As the Supreme Court enters the second day of oral arguments on the Affordable Care Act, tea baggers are praying and hoping that the Court takes a turn for political hackery. Unfortunately for those poor souls, it doesn’t look likely:
National Journal surveyed former Supreme Court clerks and lawyers who have argued cases before the high court about the health care law, and the consensus was that the Affordable Care is likely to prevail. One respondent said, “I don’t think this case will be nearly as close a case as conventional wisdom now has it. I think the Court will uphold the statute by a lopsided majority.“
Constitutional Law expert Jack Balkin has even stronger words:
The challengers to the health care mandate have filed their Supreme Court brief – the definitive statement of the case against the mandate, drawing on the strongest arguments that have been made against it by advocates and federal judges, and authored by conservative superlawyer Paul Clement. It is astoundingly thin and weak. A standard admonishment to young lawyers is that they should address the very strongest arguments on the other side, instead of substituting weak caricatures of their opponents’ views. Yet the brief does this repeatedly.
…As I’ve noted in a different context, when a lawyer as good as Clement makes arguments this bad, it tells you a lot about how desperate his case is.
Read Balkin’s piece in its entirety. If the Court upholds the law, grab the popcorn because a conservative immolation of epic proportions is on the way.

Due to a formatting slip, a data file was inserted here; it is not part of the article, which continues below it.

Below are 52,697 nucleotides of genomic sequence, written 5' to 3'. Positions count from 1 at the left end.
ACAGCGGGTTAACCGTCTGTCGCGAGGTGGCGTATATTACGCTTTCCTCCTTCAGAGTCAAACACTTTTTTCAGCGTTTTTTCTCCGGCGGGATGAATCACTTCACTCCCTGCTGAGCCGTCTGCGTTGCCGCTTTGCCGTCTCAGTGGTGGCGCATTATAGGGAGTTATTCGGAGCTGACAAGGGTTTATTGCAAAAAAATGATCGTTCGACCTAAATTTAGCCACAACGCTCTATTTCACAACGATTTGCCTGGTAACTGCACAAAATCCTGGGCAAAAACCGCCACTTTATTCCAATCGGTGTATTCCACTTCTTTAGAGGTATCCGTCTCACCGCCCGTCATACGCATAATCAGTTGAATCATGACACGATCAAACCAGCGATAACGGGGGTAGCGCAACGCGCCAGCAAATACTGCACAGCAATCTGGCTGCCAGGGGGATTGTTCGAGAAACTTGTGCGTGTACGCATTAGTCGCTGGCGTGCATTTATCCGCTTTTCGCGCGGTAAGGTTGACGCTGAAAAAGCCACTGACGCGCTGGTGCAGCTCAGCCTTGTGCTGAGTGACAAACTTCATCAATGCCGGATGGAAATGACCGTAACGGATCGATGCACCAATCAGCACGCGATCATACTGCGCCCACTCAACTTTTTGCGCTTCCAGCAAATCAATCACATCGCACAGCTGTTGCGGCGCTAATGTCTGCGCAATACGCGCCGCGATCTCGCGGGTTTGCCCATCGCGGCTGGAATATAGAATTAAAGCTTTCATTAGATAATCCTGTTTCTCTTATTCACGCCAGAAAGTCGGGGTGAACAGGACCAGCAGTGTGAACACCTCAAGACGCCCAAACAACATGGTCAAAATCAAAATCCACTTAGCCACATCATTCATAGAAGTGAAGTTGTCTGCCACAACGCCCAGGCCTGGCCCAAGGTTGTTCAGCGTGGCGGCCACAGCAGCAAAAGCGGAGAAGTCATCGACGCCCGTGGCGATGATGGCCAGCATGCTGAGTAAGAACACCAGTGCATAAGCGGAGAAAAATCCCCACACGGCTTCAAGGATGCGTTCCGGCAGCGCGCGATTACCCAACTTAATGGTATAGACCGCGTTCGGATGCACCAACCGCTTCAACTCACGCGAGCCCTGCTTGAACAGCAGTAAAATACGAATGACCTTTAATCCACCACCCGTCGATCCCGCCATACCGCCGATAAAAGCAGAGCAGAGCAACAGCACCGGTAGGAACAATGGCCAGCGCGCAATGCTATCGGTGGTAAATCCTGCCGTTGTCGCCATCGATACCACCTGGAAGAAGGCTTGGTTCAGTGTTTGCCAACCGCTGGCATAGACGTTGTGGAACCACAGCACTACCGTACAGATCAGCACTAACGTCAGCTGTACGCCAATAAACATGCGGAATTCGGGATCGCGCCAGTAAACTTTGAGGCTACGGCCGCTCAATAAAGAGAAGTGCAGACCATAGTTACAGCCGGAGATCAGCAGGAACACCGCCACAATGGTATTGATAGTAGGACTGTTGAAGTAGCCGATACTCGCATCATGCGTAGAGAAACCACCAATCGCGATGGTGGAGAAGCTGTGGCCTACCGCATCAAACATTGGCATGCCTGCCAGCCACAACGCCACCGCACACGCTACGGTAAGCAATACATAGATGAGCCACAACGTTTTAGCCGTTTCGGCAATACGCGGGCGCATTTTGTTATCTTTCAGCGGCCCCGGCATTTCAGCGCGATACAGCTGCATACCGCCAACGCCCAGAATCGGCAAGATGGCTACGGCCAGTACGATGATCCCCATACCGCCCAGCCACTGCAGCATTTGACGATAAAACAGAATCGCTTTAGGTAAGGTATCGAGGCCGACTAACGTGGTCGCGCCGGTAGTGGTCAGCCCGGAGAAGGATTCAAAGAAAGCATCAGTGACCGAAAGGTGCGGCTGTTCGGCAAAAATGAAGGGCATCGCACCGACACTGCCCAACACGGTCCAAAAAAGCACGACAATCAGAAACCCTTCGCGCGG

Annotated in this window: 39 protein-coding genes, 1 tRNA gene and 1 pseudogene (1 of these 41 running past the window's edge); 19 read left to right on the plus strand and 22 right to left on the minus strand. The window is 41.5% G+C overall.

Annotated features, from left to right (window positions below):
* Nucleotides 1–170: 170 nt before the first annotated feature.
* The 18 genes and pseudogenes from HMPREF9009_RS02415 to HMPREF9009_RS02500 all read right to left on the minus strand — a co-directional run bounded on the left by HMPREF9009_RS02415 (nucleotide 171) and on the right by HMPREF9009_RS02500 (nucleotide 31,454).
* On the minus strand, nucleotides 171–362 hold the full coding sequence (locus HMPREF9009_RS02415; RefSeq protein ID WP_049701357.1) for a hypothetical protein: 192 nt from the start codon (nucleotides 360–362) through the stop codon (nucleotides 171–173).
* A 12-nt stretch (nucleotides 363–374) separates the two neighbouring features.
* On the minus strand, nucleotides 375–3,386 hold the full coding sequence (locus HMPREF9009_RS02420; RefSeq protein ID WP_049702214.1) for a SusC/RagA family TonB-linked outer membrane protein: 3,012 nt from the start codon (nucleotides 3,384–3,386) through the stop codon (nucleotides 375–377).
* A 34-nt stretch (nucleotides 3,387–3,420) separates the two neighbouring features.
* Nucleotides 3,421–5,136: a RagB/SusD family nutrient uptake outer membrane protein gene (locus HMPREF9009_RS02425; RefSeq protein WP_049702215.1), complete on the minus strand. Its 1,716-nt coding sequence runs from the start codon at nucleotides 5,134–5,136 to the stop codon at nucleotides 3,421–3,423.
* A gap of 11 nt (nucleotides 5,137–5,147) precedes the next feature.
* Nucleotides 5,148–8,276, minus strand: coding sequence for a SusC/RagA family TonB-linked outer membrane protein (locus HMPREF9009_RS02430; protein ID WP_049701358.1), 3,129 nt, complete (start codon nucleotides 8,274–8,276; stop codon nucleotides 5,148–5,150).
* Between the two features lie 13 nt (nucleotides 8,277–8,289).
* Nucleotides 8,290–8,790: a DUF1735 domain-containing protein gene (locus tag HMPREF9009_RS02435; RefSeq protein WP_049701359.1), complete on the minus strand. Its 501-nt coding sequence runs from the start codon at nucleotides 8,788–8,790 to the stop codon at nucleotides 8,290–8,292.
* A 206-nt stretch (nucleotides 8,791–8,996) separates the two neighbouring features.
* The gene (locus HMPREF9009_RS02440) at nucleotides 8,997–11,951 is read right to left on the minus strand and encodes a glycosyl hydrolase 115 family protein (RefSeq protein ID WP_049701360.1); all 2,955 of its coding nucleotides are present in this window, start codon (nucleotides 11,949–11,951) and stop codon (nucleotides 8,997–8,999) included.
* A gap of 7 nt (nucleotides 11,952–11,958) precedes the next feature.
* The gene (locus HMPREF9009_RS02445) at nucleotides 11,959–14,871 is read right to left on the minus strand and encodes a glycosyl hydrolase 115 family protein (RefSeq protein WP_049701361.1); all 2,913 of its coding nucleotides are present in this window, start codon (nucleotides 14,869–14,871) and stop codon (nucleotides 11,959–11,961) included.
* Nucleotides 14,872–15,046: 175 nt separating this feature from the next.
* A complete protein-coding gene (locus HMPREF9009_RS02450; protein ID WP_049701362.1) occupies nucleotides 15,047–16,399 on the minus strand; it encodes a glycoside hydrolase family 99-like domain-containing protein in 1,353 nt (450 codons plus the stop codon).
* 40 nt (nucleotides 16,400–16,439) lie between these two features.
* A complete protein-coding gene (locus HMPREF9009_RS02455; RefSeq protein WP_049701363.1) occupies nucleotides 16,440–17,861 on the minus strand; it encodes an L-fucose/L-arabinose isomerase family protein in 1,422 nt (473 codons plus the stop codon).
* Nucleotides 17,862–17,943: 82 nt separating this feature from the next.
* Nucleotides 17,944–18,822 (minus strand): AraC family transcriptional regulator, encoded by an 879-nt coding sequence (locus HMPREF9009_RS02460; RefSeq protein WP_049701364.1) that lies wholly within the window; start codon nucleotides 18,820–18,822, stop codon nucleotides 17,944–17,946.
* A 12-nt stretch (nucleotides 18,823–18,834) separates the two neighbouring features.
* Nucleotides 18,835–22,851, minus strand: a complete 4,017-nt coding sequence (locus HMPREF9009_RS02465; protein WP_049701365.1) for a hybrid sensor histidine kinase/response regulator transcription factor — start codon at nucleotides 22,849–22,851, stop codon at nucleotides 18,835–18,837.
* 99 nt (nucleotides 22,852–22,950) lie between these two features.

“This will literally help shut this country down,” Caldwell said at the Supreme Court. “We absolutely cannot suffer this kind of devastating loss for our economy.”Caldwell says the constitution doesn’t authorize Congress to force citizens to buy a product or service from a private, for-profit enterprise.
Of course, Caldwell doesn’t know what the hell he is talking about at all. Turning to a much brighter legal mind, Balkin counters:
As I’ve explained elsewhere, the argument for the mandate’s constitutionality is very simple. Congress has the power, under the Commerce Clause, to regulate insurance, and so to mandate that insurers cover people with preexisting medical conditions. (The brief does not dispute this.) Under the Necessary and Proper Clause, it may choose any convenient means to carry out this end. The mandate is clearly helpful, and may even be absolutely necessary, to Congress’s purpose. Therefore it is constitutional. Full stop.
The Court will likely announce its decision at the end of their term in June or July.